Four out of five lenders expect to increase their exposure to residential development over the next 12 months.
According to Knight Frank, which surveyed more than 40 funding providers, ranging from UK clearing banks to hedge funds, the unlocking of finance will have a material effect on small to medium-sized housebuilders which have had funding struggles, particularly outside the South East, since 2008.
The types of finance available have become more sophisticated, with nearly 10% of respondents offering five types of funding and a third providing two types of finance.
Respondents to the survey are most likely to fund schemes in London and the South East, but there is also appetite to fund schemes outside these areas. One in five indicated they would finance a scheme in the North.
Some 91% of those surveyed would consider funding multi-housing and mixed-use schemes, followed closely by blocks of flats.
More than half of lenders would look at funding a scheme with planning risks. Knight Frank said this was a marked difference from several years ago when only the most “oven-ready” schemes were considered.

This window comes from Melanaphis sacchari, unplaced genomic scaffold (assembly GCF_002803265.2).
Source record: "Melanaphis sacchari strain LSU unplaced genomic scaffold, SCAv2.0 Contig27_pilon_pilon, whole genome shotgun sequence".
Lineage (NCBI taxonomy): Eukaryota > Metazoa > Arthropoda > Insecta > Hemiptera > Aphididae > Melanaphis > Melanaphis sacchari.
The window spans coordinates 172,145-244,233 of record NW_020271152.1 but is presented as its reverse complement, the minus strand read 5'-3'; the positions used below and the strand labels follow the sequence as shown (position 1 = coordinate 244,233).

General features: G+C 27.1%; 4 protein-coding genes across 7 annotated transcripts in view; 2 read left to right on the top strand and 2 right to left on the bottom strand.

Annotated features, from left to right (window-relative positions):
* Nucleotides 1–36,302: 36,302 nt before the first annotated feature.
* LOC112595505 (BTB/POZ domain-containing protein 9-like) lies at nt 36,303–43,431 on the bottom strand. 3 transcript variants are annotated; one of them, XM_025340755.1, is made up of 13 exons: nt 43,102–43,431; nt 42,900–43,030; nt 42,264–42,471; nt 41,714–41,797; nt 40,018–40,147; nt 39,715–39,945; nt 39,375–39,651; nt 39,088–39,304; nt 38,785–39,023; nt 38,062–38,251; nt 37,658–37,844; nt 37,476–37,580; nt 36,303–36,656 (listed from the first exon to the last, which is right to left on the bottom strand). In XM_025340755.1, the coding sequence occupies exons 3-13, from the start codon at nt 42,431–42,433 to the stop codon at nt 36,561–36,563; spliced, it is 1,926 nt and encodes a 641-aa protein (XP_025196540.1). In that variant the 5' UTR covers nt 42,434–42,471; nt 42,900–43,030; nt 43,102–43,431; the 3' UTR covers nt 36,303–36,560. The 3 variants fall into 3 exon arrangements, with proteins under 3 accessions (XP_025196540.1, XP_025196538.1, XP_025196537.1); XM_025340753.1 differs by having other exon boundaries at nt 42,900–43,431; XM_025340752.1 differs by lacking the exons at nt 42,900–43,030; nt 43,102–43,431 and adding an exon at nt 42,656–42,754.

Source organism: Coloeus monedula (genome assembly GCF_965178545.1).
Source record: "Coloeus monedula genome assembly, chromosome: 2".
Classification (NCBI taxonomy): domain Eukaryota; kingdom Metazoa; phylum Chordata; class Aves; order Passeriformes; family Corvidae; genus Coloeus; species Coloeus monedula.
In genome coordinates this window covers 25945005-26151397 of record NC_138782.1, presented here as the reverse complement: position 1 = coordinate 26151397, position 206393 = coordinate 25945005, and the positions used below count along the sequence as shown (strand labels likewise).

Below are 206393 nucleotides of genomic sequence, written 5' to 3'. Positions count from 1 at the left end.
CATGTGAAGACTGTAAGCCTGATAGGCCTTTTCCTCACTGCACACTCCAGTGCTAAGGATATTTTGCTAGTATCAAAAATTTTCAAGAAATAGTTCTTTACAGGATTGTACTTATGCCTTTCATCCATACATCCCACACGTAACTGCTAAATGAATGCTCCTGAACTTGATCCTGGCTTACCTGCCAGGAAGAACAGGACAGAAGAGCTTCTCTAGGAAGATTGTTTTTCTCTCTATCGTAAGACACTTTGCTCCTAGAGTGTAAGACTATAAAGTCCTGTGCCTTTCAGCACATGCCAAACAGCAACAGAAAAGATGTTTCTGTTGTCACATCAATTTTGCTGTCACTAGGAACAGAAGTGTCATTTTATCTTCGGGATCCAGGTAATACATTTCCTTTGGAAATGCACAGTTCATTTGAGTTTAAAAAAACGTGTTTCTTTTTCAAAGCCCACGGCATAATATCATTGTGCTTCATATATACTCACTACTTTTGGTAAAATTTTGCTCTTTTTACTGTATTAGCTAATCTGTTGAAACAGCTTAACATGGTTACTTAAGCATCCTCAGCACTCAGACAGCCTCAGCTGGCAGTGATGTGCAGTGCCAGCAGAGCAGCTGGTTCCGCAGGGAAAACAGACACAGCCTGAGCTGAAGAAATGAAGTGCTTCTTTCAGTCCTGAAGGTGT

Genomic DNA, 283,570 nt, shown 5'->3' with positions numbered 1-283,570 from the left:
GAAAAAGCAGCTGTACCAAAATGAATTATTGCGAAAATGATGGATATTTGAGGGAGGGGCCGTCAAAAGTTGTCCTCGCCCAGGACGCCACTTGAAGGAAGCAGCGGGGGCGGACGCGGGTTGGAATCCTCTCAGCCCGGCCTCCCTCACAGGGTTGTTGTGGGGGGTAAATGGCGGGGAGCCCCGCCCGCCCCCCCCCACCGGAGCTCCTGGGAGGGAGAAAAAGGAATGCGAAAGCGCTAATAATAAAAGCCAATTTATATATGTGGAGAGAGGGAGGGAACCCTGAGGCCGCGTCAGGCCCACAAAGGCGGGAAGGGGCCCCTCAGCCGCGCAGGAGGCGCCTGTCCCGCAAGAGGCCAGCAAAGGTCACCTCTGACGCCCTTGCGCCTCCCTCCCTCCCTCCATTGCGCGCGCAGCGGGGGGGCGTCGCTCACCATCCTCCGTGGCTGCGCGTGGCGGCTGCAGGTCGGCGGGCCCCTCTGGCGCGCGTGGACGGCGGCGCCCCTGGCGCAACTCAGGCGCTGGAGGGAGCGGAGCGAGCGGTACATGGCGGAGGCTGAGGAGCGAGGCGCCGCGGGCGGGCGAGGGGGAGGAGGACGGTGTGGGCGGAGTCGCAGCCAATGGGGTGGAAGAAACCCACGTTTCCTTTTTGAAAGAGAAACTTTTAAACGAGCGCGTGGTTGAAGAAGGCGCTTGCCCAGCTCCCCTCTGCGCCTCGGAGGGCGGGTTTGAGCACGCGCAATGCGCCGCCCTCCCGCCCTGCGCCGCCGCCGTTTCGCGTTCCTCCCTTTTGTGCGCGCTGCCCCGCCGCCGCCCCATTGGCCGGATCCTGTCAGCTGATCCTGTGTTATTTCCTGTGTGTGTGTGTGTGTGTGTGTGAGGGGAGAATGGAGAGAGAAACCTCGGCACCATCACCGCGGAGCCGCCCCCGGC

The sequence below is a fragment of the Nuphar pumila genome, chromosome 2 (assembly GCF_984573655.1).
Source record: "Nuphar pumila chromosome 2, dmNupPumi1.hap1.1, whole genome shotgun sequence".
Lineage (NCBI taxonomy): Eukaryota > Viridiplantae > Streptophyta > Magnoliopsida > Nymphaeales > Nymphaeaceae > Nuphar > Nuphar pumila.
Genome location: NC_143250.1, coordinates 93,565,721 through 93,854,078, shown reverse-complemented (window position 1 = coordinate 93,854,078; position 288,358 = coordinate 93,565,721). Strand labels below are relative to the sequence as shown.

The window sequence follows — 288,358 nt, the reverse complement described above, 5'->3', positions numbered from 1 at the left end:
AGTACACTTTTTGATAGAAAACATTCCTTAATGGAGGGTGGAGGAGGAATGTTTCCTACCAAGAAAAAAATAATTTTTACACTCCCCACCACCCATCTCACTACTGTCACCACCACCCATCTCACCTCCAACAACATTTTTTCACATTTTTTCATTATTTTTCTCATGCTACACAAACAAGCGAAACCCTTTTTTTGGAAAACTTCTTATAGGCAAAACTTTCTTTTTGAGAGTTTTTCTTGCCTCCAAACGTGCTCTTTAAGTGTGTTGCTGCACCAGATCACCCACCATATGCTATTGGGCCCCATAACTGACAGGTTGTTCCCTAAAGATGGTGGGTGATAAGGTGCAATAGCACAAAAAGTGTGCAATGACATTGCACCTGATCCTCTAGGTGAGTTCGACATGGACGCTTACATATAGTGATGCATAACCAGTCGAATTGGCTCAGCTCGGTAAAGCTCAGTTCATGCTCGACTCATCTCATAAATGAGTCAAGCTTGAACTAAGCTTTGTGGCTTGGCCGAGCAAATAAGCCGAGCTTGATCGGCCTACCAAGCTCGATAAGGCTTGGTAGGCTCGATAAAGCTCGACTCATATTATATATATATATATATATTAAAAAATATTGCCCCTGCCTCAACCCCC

The average minimum loan size stands at £6.6m, while the average maximum facility is £100m. One fifth of respondents would lend between £100m and £250m, and 5% said there was no limit on loan sizes.
Knight Frank found that the typical rate for a senior debt loan is 5.3%, while it is 10% for stretched senior finance.
Sebastian Wallis, head of residential development valuations at Knight Frank, says: “We have seen a marked increase in the range of funders coming to us for specialist residential development valuation advice. Development finance is a sector that a growing number of participants find attractive in view of the risk/reward profile in a market that is facing a significant imbalance between supply and demand.”